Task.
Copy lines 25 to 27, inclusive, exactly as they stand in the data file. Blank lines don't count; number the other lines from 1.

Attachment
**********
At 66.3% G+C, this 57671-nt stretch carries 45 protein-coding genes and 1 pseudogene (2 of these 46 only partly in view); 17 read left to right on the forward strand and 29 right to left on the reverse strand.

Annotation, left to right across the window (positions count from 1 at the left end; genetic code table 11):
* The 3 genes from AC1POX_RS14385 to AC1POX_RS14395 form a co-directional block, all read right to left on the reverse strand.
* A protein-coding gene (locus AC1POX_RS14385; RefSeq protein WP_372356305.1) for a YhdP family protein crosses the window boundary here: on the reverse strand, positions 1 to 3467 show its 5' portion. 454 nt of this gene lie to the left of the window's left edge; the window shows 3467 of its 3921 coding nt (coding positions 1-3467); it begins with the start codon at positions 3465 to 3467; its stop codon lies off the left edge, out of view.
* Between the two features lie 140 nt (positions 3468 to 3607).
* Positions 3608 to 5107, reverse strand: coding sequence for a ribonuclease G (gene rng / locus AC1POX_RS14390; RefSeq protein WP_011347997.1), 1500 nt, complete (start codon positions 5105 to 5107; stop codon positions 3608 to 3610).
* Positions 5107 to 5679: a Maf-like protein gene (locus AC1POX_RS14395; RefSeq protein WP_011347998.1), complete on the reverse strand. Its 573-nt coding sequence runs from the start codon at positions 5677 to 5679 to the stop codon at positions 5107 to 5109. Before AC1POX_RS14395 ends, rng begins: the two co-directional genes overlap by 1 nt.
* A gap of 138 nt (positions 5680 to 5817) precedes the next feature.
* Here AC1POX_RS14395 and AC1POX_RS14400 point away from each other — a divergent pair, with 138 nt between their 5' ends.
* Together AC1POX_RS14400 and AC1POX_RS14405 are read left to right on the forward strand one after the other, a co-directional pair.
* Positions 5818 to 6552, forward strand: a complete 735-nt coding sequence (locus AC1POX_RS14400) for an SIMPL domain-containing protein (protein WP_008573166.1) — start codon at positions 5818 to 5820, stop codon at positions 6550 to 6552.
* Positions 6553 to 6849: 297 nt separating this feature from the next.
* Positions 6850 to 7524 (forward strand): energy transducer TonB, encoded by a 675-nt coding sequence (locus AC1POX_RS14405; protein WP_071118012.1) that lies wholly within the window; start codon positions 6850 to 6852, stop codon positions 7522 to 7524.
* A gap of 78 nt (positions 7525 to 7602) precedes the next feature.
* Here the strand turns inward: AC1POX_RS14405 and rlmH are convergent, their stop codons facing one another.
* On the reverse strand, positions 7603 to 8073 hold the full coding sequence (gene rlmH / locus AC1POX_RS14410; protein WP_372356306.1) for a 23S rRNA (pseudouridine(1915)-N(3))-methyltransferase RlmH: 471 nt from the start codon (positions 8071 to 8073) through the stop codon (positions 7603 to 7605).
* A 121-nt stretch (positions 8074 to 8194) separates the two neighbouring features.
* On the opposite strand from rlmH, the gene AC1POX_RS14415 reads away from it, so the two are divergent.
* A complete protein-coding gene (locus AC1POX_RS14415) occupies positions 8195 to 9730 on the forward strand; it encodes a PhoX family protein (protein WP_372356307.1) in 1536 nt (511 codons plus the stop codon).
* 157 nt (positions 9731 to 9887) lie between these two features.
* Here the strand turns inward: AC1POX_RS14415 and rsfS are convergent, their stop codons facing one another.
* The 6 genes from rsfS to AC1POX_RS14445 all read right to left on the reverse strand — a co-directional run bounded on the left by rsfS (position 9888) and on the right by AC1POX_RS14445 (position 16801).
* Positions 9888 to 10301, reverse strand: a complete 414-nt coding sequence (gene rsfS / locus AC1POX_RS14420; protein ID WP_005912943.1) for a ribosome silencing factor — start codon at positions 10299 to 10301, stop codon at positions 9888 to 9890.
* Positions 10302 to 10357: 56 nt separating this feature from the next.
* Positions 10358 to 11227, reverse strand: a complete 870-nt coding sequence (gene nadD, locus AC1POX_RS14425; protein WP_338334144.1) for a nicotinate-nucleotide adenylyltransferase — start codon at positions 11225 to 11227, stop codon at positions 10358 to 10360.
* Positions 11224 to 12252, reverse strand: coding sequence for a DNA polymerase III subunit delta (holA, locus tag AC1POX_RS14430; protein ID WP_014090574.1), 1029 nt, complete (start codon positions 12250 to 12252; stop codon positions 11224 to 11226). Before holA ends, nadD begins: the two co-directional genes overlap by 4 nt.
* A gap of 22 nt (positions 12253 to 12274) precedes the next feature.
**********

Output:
* Positions 10358 to 11227, reverse strand: a complete 870-nt coding sequence (gene nadD, locus AC1POX_RS14425; protein WP_338334144.1) for a nicotinate-nucleotide adenylyltransferase — start codon at positions 11225 to 11227, stop codon at positions 10358 to 10360.
* Positions 11224 to 12252, reverse strand: coding sequence for a DNA polymerase III subunit delta (holA, locus tag AC1POX_RS14430; protein ID WP_014090574.1), 1029 nt, complete (start codon positions 12250 to 12252; stop codon positions 11224 to 11226). Before holA ends, nadD begins: the two co-directional genes overlap by 4 nt.
* A gap of 22 nt (positions 12253 to 12274) precedes the next feature.